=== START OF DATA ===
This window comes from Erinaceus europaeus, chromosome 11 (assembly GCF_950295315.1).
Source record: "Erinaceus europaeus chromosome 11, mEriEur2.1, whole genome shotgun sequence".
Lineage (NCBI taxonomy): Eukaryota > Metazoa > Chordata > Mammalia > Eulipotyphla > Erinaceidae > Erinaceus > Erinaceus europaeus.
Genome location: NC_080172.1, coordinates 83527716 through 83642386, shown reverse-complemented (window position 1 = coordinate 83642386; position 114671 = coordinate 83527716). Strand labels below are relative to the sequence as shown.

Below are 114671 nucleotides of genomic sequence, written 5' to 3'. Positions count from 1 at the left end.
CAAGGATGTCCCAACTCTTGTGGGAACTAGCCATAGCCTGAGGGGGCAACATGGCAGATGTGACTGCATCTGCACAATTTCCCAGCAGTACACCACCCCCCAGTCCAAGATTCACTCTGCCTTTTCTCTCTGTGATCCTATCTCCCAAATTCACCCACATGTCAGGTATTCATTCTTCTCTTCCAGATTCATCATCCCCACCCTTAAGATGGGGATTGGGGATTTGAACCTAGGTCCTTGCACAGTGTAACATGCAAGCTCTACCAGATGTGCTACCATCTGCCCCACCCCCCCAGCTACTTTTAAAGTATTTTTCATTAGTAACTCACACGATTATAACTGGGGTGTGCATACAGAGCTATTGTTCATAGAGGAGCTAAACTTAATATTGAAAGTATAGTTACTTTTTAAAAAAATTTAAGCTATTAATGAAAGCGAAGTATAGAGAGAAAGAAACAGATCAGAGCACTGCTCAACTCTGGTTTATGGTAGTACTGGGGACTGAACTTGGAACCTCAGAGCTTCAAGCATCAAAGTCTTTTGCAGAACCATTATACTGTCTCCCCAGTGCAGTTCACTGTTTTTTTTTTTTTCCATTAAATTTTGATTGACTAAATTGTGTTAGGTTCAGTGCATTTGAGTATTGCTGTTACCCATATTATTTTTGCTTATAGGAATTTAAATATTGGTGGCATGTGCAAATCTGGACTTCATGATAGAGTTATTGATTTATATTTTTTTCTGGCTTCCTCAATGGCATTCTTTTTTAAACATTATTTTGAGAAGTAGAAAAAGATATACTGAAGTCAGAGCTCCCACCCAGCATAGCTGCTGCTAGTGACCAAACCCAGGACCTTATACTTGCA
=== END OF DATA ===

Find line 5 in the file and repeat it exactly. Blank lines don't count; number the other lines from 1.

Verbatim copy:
Below are 114671 nucleotides of genomic sequence, written 5' to 3'. Positions count from 1 at the left end.